In January 1807, he was returned to British House of Commons as a Whig member for Midhurst, representing the constituency for only three months, although he subsequently returned to the House of Commons in 1812 as the member for Dublin University, a seat which he continued to represent until May 1827.

In 1822 he was reappointed to the office of Attorney-General for Ireland because William Saurin (Attorney General 1807–22) was implacably opposed to Catholic Emancipation, which the Crown then accepted had become inevitable. Plunket, by contrast, supported Emancipation and was able to work in reasonable harmony with Daniel O'Connell to secure it.

In 1827, relinquishing his seat in the House of Commons, he was raised to the Peerage of the United Kingdom as Baron Plunket, of Newton in the County of Cork[2] and was appointed Chief Justice of the Irish Common Pleas.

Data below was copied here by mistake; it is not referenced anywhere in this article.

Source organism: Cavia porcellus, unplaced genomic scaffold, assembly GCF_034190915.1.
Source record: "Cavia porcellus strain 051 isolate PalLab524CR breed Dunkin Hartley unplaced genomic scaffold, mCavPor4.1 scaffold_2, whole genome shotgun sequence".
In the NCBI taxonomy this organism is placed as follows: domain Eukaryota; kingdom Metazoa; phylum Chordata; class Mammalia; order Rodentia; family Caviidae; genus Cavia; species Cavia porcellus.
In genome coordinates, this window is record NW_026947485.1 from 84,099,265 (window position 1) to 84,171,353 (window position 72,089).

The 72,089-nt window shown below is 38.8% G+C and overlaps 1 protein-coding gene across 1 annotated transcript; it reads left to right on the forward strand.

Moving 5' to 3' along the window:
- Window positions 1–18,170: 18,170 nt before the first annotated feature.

He was an advocate of Catholic Emancipation,[3] and served as Lord Chancellor of Ireland from 1830 to 1841, with a brief interval when the Tories were in power between 1834 and 1835. He was forced into retirement to allow Sir John Campbell to assume office.

Family[edit]

Plunket was married to Catherine MacCausland, daughter of John MacCausland (Irish parliamentarian) of Strabane and Elizabeth Span, daughter of Reverend William Span of Ballmacove, County Donegal.[4] Their son Thomas became Church of Ireland Bishop of Tuam, Killala and Achonry. Thomas's eldest daughter the Honourable Katherine Plunket (1820–1932) was the longest-lived Irish person ever. Their other children included sons Patrick (died 1859) and Robert (Dean of Tuam from 1850), and a daughter, Louisa.[5] In Dublin, Plunket was a member of Daly's Club.[6] He died in January 1854, aged 89, at his country house, Old Connaught, near Bray, County Wicklow, and was succeeded in the barony by his eldest son, Thomas.

He lived in considerable state: Sir Walter Scott, who visited him at Old Connaught, left a glowing tribute to Plunket's charm and hospitality, and the excellence of his food and wine.